Saturday, November 20, 2010
Until then, enjoy this video I found about mountain climbing in SCOTLAND!
Wednesday, October 13, 2010
Monday, September 6, 2010
Friday, August 13, 2010
Sunday, August 8, 2010
After I climbed to 10,000 ft. on Mt. Rainier, I started to having something like remorse going through my head. I had set a new altitude record, an excellent achievement, but then the reality set in that at this present time I can’t climb any higher. To go any higher essentially requires two things, neither of which I have: mountaineering knowledge, and a climbing partner.
So that left me wondering what’s left for me to accomplish this summer. Then it occurred to me that though I had climbed to 10K on Rainier, and 7300 ft. on Baker, in both cases I have yet make the summit. Thus the highest summit I have stood upon is Mt. Defiance, at just 5584 ft. above sea level. That leaves me with plenty of room to grow in terms of summits conquered. So yesterday I set my sights in Granite Mountain, which is part of the group of peaks surrounding my old favorite Mt. Bandera. So here now is the tail of my adventure.
The trail starts off really easy, so much so you almost forget you’re on a mountain side. The sky overhead was completely overcast, making for a relatively cool hike. After around a mile it splits in two, with one path leading to the summit, while the other leading to some lakes. Upwards I climbed towards the summit, and from this point on the trail alternated from grueling switchbacks to easy trekking and back again. Just an hour into the hike I reached the first of the avalanche chutes. Breathe easy Mom, there isn’t any snow on the mountain this time of year, so it was completely safe. From this point on, the trail alternates between being under forest canopy and open ground. If there was any view to see it was at this time I might have been able to get my first real glimpses of it, but, alas, the clouds covered everything in a gloomy grey.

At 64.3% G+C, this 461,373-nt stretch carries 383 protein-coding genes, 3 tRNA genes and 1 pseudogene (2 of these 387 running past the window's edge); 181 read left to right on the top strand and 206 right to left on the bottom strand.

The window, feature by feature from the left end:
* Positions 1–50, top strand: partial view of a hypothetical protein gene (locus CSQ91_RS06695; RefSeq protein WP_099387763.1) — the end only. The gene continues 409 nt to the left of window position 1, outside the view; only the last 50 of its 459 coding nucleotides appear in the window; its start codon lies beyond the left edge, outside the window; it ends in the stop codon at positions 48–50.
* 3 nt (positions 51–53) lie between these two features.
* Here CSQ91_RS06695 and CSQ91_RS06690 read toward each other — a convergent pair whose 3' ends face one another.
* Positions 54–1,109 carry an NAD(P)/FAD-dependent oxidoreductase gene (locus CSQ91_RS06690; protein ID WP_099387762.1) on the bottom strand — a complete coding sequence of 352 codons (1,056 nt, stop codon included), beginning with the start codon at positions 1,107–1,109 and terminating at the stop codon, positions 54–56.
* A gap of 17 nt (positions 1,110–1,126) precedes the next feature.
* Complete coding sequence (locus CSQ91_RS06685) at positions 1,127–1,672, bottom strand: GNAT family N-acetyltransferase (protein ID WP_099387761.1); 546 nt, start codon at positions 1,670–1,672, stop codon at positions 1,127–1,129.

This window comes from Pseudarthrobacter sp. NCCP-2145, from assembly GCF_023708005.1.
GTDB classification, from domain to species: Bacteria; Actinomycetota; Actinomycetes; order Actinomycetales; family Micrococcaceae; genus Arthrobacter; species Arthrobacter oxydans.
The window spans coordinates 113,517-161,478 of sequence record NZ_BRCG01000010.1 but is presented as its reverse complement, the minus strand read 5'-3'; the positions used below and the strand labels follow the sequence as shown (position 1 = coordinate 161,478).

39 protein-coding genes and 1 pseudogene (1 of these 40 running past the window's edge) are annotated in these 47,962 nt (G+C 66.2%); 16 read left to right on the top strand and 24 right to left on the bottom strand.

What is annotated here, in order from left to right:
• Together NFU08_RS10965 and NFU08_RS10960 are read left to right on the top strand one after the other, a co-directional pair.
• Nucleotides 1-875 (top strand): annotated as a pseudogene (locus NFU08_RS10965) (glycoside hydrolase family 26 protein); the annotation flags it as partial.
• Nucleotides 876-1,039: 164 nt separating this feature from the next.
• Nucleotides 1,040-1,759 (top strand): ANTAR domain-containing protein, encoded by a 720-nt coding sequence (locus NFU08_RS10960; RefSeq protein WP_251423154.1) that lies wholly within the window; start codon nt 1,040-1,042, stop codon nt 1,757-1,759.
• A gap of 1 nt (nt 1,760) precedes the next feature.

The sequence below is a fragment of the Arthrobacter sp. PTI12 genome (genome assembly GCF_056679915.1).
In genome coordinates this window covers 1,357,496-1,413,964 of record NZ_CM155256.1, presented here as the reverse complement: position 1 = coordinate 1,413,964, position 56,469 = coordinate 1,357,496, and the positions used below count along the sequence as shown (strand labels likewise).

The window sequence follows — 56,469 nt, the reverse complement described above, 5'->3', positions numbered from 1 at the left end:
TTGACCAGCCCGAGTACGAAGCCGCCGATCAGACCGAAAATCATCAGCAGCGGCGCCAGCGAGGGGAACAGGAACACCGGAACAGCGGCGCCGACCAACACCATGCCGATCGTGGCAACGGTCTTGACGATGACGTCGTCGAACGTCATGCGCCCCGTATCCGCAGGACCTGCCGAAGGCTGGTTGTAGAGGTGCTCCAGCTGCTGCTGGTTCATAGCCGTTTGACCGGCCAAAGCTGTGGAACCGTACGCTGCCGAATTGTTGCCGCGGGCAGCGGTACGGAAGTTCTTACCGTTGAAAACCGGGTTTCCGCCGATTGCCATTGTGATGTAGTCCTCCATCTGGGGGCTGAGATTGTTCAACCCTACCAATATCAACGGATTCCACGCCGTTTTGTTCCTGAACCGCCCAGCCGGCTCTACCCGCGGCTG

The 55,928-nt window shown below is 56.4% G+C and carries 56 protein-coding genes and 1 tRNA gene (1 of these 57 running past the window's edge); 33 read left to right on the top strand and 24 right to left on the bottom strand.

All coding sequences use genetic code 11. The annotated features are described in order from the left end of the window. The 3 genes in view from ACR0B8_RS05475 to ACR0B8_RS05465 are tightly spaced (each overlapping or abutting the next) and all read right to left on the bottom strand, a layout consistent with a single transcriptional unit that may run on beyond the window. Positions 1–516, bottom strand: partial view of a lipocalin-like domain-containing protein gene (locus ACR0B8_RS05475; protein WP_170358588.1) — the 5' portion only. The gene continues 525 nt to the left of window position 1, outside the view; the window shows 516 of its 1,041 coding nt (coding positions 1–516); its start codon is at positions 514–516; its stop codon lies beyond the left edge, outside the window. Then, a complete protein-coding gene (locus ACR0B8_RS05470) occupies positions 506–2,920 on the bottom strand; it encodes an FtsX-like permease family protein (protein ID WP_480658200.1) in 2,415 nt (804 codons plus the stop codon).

After about 1 hr. 45 min. or so the trail leaves the forest and travels along open steep meadows, filled with wild flowers and a few scraggly trees. Just a few minutes after I hit the open face it began to rain, and I was obliged to stop and put on my raingear. After some switch backs I reached a level space of ground with several trails going in different directions. The trails all more like deer paths through the grass than the well maintained and wide trail I had been hiking until now. Not knowing where to go, I selected a path that seemed to go upwards towards where I assumed the summit was, but I didn’t know for sure because the clouds prevented me from seeing more than perhaps two or three hundred feet at best. It wasn’t long before the trail started to climb a ridge. I could see glimpses of the valley on the north side, and the open face to the south. Just after noon the trail became a boulder scramble, which means there really wasn’t a trail at all!